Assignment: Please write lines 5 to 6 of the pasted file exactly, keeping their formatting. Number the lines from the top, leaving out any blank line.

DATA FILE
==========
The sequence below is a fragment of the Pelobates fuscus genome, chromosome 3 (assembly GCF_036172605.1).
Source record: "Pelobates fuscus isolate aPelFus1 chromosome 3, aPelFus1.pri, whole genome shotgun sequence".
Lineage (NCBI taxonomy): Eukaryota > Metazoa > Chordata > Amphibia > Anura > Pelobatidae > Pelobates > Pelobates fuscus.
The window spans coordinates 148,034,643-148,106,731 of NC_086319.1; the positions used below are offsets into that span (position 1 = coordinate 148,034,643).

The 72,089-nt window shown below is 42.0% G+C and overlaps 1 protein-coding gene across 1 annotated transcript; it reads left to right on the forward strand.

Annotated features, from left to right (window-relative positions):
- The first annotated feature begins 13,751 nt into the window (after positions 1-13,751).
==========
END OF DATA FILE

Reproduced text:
The 72,089-nt window shown below is 42.0% G+C and overlaps 1 protein-coding gene across 1 annotated transcript; it reads left to right on the forward strand.

Annotated features, from left to right (window-relative positions):